Owing to the hard times witnessed in the past few years, many Nigerians have come down with different types of mental disorder. It is no surprise that cases of suicide are rising in the country. Yet, our people do not even understand that many who commit suicide are just patients that deserve treatment or care.
Depression is a medical condition marked by loss of interest or pleasure, inability to sleep, weight loss, constant fatigue, muscle aches, headaches, back pain, restlessness, feeling of guilt, and thoughts of suicide. One interesting fact is that this sickness affects every class of people: rich and poor, old and young, employed and unemployed, educated and uneducated, married and unmarried, men and women.
The World Health Organization states that depression is the leading cause of disability in the world, as the number of people suffering from depression and or anxiety disorders have increased by almost 50% since 1990.
In commemoration of the World Mental Health Day 2018, recently, the Nigeria National Depression report stated that at least 60 million Nigerians are at risk of suffering from depression. It further found: “31.6% of polled respondents reported experiencing depressive symptoms. Putting this in perspective, 3 out of every 10 Nigerians are at risk of depression; 27.8% of respondents reported experiencing symptoms of anxiety. While both physical and mental health is important for a flourishing life, mental illness explains more of the misery in the society more than physical illness, poverty or unemployment.”
A depression patient could jump into a well or river and drown. She could deliberately drink a poisonous substance. He could tie a rope to a tree and hang. She could fall from a tree or high-rise building. He could run into a vehicle on an expressway. He could become addicted to drugs in a vain effort to “cure” his worries. Suicide bombers used by terrorists could be patients with depression too. When a man decides to give up his life for a cause, he means business.
Anyone who shows signs of depression should be watched closely. One pervasive form is the one that usually afflicts women during pregnancy (prenatal depression) or after they have given birth (postnatal/postpartum depression). And medical authorities say it afflicts two out of every 10 women of childbearing age. Left unprotected, she could easily commit suicide.
Of the 60 million Nigerians estimated to be depressed, perhaps half a million are already dead. Only high-profile cases are reported. Many communities choose to live in denial: they attribute deaths by suicide to supernatural forces or “the enemy” at work. Some heap blames on the victims. At times, even the relations of a suicide victim refuse to disclose the actual cause of death, for fear of being stigmatised.
Things are getting unbearably tough in the country, and mental diseases like depression, which are rarely treated here, are taking their toll on Nigerians. It is only when a mental case becomes irreversible that family members chain the victim and seek psychiatric doctors.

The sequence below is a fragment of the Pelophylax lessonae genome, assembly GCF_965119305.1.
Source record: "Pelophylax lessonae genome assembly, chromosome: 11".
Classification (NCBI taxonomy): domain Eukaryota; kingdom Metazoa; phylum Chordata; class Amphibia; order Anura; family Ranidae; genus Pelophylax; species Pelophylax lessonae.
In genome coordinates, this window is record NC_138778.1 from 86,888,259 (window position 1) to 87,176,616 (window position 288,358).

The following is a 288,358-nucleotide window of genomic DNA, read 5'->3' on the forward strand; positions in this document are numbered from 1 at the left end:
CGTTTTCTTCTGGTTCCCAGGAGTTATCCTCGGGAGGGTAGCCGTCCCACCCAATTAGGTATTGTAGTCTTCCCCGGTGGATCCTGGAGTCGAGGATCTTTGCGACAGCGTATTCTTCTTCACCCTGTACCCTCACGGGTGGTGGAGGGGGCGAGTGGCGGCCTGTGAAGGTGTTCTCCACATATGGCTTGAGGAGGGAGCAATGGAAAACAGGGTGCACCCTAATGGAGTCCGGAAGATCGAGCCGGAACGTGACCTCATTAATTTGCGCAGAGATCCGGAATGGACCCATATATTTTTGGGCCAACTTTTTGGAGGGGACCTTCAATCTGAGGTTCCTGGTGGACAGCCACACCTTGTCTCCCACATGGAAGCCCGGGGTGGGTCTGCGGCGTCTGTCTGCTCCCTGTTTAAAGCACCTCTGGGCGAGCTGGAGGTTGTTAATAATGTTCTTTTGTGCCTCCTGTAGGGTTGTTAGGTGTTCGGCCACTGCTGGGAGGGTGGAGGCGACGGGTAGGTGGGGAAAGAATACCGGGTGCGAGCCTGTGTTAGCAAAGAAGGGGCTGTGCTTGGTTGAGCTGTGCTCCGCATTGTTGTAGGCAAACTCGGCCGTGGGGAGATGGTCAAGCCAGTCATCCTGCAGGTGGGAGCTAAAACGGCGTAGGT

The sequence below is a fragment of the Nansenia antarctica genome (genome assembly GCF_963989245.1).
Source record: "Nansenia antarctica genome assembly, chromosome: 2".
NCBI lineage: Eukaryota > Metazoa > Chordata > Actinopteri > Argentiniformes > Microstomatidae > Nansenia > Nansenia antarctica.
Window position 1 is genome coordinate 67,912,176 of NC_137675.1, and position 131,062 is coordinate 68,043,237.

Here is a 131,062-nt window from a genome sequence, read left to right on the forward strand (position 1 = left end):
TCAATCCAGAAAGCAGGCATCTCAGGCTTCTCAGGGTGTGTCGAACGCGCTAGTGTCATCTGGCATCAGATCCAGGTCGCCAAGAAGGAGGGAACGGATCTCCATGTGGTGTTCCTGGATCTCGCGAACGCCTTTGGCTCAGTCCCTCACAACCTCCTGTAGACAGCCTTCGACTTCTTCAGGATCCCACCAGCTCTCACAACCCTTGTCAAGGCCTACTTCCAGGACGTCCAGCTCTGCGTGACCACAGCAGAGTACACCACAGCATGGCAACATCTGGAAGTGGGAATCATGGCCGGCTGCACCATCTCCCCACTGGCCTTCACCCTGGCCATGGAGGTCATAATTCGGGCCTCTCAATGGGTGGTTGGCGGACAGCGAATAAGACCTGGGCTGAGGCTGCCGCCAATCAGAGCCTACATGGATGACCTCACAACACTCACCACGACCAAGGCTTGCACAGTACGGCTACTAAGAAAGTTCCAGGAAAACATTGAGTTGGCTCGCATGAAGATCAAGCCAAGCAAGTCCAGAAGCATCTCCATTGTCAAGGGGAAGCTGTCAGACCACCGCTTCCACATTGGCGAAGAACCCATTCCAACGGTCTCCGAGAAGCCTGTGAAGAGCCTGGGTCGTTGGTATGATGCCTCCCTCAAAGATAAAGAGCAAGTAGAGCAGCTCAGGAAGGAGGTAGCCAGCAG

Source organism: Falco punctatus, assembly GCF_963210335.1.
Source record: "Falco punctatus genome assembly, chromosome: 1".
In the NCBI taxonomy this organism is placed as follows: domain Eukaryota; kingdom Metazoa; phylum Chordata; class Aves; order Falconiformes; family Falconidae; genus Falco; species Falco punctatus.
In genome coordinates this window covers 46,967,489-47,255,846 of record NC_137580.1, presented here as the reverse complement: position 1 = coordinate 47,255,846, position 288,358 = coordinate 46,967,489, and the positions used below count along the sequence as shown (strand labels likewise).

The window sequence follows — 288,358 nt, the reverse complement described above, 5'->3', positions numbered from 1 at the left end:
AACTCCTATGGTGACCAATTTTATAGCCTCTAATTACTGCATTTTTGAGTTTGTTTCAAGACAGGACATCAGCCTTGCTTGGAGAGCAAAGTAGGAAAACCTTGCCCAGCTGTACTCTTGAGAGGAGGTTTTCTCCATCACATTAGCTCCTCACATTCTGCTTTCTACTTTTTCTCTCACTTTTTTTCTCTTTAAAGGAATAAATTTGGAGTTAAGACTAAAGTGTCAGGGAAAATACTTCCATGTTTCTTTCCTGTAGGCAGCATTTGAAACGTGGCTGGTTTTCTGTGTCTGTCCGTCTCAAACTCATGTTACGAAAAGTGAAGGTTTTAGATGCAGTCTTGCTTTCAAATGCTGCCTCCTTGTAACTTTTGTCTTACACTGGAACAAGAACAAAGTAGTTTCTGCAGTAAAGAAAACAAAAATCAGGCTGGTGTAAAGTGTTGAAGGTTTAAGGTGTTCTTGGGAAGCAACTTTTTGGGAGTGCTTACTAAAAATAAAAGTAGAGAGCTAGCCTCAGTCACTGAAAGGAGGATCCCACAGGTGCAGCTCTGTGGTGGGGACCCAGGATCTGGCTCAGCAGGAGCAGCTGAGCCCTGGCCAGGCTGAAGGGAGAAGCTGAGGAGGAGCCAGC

We are great pretenders, however. Many Nigerians live false lives – they buy big cars and houses with money borrowed from banks. Until recently, smiling faces were common wherever you went, despite the misery in the land.
We do not approve of suicide or thoughts of suicide in any way. Only a coward would take their own life. Many people who faced extreme poverty a decade ago are millionaires today, and it is not because they took to armed robbery, cybercrime or other crimes.
The Nigeria National Depression report advises: “Nigeria needs to be proactive in taking mental and emotional health seriously by reviewing the national mental health policy and creating a viable legislative framework to meet global standards, investing in public education to influence the culture to one that promotes resilience and creates safe spaces for emotional and mental healing, and investing in research, innovation and development.”
Those who control the resources of the nation should give their compatriots hope, or else they will continue to live in fear with suicidal neighbours. Acts of injustice and economic recessions fuel suicidal tendencies. Over 130million Nigerians live below the poverty line today; they have become nervous wrecks. Frustration has kept many in beer parlous where they take illicit gin or sniff Indian hemp.
“Only when people are sustainably happy can they truly flourish, innovate, and make the world a better place,” said Damola Morenikeji, one of the authors of the Depression report. “The collective roles of governments, businesses, and other stakeholders have to transcend from creating an environment purely for wealth creation to creating environments that facilitate the genuine well-being and flourishing of people.
“Human misery is real; the goal of every intervention should be to reduce misery while increasing the happiness of people. Investing in citizens’ happiness and well-being should not be a luxury, but a necessity.”
Nigeria has no job for psychologists yet. Thankfully, religious houses have taken over their job. Let people understand, however, that mental illness is of various types. It is not only the people admitted in psychiatric hospitals or who roam the streets and eat from dustbins that are “mad”. It takes a mental illness for one to consider taking their own life.